Mental health matters occupied a big portion of Tuesday’s Riley County law board meeting, with the first hour of the meeting primarily involving discussion of a possible crisis intervention team program, though no definitive action was taken.
Pawnee Mental Health Executive Director Robbin Cole had been invited to make a presentation, and she did just that, sharing with law board members how much things have changed in terms of treatment of those with mental health issues.
“In 1955, we had 500,000 psychiatric beds in the United States,” Cole said. “Today, we have 40,000. We have 550,000 people in prisons and jails with mental illness. So we have just moved people with mental illness from mental hospitals to prisons and jails.”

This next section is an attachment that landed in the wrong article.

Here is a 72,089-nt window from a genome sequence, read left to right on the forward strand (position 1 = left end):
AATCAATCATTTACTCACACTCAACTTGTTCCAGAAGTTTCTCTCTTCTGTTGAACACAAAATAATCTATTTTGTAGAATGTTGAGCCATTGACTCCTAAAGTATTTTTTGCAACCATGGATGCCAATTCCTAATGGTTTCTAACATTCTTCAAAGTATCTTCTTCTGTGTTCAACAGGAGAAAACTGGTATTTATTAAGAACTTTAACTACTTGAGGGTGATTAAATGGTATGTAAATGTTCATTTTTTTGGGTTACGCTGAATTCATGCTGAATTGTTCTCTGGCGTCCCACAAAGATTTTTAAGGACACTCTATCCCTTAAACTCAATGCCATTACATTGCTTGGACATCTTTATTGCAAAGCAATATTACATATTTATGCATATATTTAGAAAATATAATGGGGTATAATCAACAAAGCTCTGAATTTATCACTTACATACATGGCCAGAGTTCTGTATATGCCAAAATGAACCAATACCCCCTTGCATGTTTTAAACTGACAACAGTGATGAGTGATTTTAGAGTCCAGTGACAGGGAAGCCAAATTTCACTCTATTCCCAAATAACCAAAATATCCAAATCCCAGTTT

Law Board chair Karen McCulloh suggested a task force on the matter, and many seemed to agree something needs to be done. However, Riley County Police Director Brad Schoen warned the group of financial implications.
“I think you hear from both her and I that money will be a big part of this,” Schoen said. “In that respect, you, as law board members, are kind of the tail wagging the dog here. Because we all know where the law board gets it’s money from is the city and the county on that 80-20 funding split ratio.”
Meanwhile, Law Board Member Barry Wilkerson, who also serves as Riley County attorney, said while there are measurable costs, there are also some costs which are immeasurable. Wilkerson went on to say it is incumbent upon the local community to fix what the state has given us.
The group agreed to bring the matter up at the next joint city/counties meeting.